Also, beware of the treacherous advice about shopping the house. 

No, no, no, I say. This is a terrible idea. Because if I wander past the living room coffee table and lift a knick-knack to carry away to my library bookshelves, I am creating a new problem. The empty space on that coffee table is going to haunt me until I am driven to pull some other curio from my dining room cupboard, to be replaced by an ornament off the kitchen counter, to be filled in by something from some other room...

You see the problem. 

Do not - repeat do not! - set off this chain of decor dominoes unless you fully intend to drive yourself mad, and turn every room in the house upside down in the process. Trust me, I have been there and I have done that. It's not pretty.

Honestly, when I find myself a bit short on trinkets for a styling project, I've learned that the wisest solution is to hop on over to Target or Urban Outfitters or Hobby Lobby or Value Village or wherever it is that I'm most likely to find choice tidbits, and drop a few dollars on something new. 

My family, who has waited out many a late dinner because of my errant "shop the house" exploits, firmly supports this strategy. They will, on occasion, even drive me to the store and place objects in my hands, saying, Yes, buy it. Life will be so much simpler if you do. 

* * * * *

So I made good progress on my shelves today. The basic books are dusted and tentatively arranged on the clean shelves. My arsenal of red-, yellow- and orange-covered volumes stand arrayed across the couch, and my heap of tchotchkes is ready and waiting.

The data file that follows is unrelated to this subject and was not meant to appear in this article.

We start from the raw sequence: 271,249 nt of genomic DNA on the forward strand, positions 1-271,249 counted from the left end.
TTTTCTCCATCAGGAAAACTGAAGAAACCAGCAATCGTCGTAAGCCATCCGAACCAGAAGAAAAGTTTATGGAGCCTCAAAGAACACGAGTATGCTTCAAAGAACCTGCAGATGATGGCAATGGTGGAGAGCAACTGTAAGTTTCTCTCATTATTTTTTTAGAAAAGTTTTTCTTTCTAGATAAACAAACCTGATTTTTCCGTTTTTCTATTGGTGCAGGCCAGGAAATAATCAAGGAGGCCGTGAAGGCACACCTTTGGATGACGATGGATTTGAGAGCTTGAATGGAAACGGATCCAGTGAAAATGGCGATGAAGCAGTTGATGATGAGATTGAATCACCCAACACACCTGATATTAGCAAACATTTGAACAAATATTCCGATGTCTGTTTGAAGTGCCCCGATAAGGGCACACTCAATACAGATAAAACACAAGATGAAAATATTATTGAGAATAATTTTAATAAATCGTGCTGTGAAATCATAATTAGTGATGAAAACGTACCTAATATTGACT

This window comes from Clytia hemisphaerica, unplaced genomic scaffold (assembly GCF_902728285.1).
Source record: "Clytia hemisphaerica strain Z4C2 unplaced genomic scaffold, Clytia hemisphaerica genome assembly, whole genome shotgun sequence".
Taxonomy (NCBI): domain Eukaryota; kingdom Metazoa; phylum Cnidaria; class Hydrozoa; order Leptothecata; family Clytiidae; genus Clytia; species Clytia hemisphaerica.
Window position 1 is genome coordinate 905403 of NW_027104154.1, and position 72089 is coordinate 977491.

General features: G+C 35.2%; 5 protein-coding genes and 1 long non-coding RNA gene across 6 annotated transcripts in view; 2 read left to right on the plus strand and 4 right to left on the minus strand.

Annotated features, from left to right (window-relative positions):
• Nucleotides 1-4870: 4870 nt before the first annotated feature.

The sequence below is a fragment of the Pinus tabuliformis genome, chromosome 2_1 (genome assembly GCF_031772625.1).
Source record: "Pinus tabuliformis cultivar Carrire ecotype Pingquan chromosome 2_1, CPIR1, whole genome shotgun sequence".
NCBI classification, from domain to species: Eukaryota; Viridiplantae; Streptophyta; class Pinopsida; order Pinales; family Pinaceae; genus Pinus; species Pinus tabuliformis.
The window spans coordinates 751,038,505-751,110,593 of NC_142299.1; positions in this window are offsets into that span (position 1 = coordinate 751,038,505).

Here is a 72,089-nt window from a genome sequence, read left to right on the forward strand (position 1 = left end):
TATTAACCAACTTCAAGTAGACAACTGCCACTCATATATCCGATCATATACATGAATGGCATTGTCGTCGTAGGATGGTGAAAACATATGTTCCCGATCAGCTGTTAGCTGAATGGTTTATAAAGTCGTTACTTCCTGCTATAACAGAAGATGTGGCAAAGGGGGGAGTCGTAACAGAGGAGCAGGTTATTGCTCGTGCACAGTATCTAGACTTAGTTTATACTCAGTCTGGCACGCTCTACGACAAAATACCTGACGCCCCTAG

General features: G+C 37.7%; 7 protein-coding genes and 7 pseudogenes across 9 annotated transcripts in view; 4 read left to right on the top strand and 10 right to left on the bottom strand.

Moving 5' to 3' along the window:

Honestly, I got all the boring work done and was just about to start in on the fun stuff when this happened:


Today's work session was cut short by a red-haired gentleman who showed up at my door, expressing great certainty that walk time had arrived. He was right. I can't say no to that earnest little face. 

But come tomorrow, I shall style the crap out of those bookshelves. Just you wait and see.  

Thursday, March 24, 2016

Good Hope


My house is trashed right now. 

We're in the middle of a painting project so the contents of one half of house have been dumped in the other half. 

And in the midst of that moving process, I discovered water damage to one of the walls. So now the painting project, in all of its drop-clothed and masking-taped glory, is on hold while we march in a team of moisture abatement specialists to deal with the water issue. 

Undoubtedly, that problem stems from the master shower. So the chaos will soon be stretching an ugly tentacle upstairs as we face the much needed and long overdue demo of half our bathroom and who knows how much reconstruction work. 

As Ranger and I sit in the disheveled family room this morning, staring at a soggy hole in the wall and waiting for the workman to come, my eyes found a miracle. Tucked into the corner, as yet untouched by these wild winds of change, one little bookcase sits quiet and serene. 

This oasis of normal makes me happy and gives me good hope in the midst of this mess. 

Tuesday, March 22, 2016

Feeling Good And Sassy


Ranger has always been allowed to sleep on our bed, with certain caveats.

No pillow sharing. Ranger's place is at the foot of the bed, and he's fine with that.

No monopolizing the blankets. In fact, Ranger doesn't like our fuzzy comforter so he lies only on this sheet that I so generously provided for his comfort. 

All in all, Ranger is a very agreeable bedfellow and has warmed my toes on many a chilly night. On days when I must get up early, though, he is a terrible influence and has often caused me to be late. 


In the three weeks since he was attacked and injured by another dog, Ranger's life has gone right back to normal. 

Oh, well, certainly the first few days were a bit rough, but since then:

His cheerful and bouncy disposition is back in full force.